Friday, 3 October 2014

Resins & Protein Binding Capacities

Compare & Contrast 
When choosing what resin to use for purifying a protein, one of the most important characteristics to look at is protein binding capacity.  Protein binding capacity is a critical parameter for chromatography media because it determines how much media is needed in order to purify a certain amount of protein. 
This in term determines the column size needed, flow-rates of your chromatography system, and ultimately the total costs for purifying your protein. But, can capacity data reported from different vendors always be directly compared?

The short answer is "No" and in this post we will try to explain what protein binding capacity is, how it can be measured, and what to look out for when looking at your vendor’s specification sheets.

Firstly, the resin capacity for different proteins is often specified by suppliers based on

  • different modes of measurements (dynamic or static)
  • experimental conditions (pH, salt/conductivity, protein concentration)
  • reference (capacity per milliliter wet resin or g dry resin)
Naturally, what protein has been used to determine the binding capacity is vital information in order to be able to compare specs. Unfortunately, in many cases, the method for determination of the binding capacity is not stated.
This makes it very difficult to compare the resins based on tabular values from the vendors.

What are the differences between static and dynamic capacity?
The static binding capacity (SBC, also called total protein capacity) is normally measured in batch mode in a beaker and is usually referred to as the maximum amount of protein bound to a chromatography medium at given solvent and protein concentration conditions. The size of SBC   varies significantly depending on the protein loaded. In these experiments, an excess of protein is loaded to give a maximum binding capacity. Protein loss is often over 50 %.

Dynamic binding capacity (DBC), on the other hand, is the binding capacity under operating conditions (i.e. in the packed affinity chromatography column during the sample application and washing procedures). The DBC of a chromatography medium is the amount of target protein that binds to the medium  under given flow conditions before a significant breakthrough of unbound protein occurs.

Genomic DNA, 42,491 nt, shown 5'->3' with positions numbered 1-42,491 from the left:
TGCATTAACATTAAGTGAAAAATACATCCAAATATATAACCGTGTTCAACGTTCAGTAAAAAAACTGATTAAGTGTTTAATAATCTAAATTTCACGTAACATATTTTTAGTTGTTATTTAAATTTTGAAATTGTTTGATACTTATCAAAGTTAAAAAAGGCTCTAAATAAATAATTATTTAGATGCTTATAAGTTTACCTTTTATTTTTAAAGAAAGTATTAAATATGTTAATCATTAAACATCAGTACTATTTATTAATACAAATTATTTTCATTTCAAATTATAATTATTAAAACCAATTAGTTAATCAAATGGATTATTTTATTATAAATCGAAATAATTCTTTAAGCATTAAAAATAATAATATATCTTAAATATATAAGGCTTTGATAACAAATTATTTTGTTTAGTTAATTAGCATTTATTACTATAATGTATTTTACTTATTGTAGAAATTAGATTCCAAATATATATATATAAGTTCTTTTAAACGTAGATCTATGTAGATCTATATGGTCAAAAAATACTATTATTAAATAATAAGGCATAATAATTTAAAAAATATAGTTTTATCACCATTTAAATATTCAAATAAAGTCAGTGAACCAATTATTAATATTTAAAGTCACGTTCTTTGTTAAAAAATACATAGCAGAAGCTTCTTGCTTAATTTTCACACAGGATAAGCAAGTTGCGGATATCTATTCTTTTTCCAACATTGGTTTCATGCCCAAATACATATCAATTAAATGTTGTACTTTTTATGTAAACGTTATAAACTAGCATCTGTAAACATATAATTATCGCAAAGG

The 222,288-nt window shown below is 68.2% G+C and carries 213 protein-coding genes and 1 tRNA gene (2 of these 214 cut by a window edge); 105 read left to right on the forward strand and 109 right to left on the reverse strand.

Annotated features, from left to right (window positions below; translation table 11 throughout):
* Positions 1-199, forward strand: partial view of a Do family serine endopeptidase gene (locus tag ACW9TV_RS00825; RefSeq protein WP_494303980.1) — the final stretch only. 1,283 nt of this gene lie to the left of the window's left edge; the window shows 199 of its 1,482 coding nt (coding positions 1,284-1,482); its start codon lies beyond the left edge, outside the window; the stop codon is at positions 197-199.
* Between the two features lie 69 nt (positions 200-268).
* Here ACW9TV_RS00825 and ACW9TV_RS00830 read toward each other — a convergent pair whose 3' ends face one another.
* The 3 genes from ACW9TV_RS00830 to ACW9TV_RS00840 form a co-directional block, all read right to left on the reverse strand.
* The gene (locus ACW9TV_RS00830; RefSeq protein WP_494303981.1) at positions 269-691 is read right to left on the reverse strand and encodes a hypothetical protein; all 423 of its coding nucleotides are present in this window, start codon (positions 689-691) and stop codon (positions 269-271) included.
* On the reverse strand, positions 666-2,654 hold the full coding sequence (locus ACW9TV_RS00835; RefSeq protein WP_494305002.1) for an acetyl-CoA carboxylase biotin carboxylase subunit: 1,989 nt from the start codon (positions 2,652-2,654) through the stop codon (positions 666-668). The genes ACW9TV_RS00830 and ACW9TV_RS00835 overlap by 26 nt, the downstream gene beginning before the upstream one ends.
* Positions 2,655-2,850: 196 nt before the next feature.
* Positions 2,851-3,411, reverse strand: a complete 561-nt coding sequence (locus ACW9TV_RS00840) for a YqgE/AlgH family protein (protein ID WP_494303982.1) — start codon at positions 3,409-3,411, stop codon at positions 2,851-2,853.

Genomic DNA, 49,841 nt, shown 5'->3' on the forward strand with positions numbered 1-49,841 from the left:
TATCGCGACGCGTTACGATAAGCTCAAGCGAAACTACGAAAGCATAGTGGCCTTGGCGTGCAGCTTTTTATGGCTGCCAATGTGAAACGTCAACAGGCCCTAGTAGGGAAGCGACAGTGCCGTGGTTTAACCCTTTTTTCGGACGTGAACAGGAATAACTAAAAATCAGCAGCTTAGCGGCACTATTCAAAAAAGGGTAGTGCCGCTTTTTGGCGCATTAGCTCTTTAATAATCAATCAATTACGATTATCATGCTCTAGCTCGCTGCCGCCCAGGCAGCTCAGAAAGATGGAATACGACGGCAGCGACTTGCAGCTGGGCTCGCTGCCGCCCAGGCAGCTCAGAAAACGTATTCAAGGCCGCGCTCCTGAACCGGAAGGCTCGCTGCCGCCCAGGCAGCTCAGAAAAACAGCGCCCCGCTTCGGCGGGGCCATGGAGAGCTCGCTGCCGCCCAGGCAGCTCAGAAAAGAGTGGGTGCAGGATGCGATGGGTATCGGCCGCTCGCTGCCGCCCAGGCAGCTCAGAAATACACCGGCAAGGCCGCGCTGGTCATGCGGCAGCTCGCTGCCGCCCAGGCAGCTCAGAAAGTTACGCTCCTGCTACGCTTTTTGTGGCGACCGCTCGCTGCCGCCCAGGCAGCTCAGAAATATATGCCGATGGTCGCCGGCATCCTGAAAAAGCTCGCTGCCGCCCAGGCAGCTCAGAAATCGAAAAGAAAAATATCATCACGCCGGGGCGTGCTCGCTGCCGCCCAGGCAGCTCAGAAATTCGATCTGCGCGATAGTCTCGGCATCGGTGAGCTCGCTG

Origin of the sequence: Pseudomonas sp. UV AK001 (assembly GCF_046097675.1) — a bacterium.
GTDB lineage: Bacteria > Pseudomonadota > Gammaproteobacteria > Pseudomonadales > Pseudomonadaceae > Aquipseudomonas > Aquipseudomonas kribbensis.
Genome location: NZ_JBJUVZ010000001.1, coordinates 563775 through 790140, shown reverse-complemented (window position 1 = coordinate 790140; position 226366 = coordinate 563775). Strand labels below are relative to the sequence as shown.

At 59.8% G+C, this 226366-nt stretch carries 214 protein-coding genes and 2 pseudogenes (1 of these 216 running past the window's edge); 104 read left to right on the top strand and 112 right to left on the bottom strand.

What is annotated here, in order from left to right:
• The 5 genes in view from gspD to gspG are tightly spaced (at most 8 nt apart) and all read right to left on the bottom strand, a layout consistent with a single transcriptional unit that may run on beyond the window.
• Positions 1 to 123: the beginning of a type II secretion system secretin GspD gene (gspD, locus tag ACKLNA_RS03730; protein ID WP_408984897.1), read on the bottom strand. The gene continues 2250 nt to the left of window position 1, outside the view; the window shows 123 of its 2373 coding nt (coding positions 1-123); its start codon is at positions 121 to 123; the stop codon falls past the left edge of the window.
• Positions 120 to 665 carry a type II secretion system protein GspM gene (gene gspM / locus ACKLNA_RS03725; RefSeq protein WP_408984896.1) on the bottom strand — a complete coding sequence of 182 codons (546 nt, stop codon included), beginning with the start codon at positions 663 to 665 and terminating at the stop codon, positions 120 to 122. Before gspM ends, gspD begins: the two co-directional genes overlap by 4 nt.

DBC is determined by loading a sample containing a known concentration of the target protein. The load of the protein sample on the column is monitored and will bind to the medium to a certain break point before unbound protein will flow through the column. From the breakthrough curve (see fig.1) at a loss of for example 10 % protein (named QB10),  the DBC is found and the experiment is stopped. As this parameter reflects the impact of mass transfer limitations that may occur as flow rate is increased, it is much more useful in predicting real process performance than a simple determination of saturated or static capacity.

In most instruction manuals from GE Healthcare, you can find information on the DBC and how it has been determined.

How does GE determine its resin binding capacity?
GE Healthcare uses the DBC as the measurement for media packed in columns since it takes the flow rate and bed height of the column into consideration. It also takes into account ligand density, size of protein, and the porosity of the media which are the only factors included in the measurement of SBC.
SBC can be used to determine the binding/total capacity of bulk media.
However, as DBC is measured under operating conditions you will also get information on what the maximum load of your target protein to your column should be in order to avoid unnecessary loss.

If you have any questions please ask away via the comments section or for more detail check out our Protein Skills Handbook which covers this and many other aspects of protein science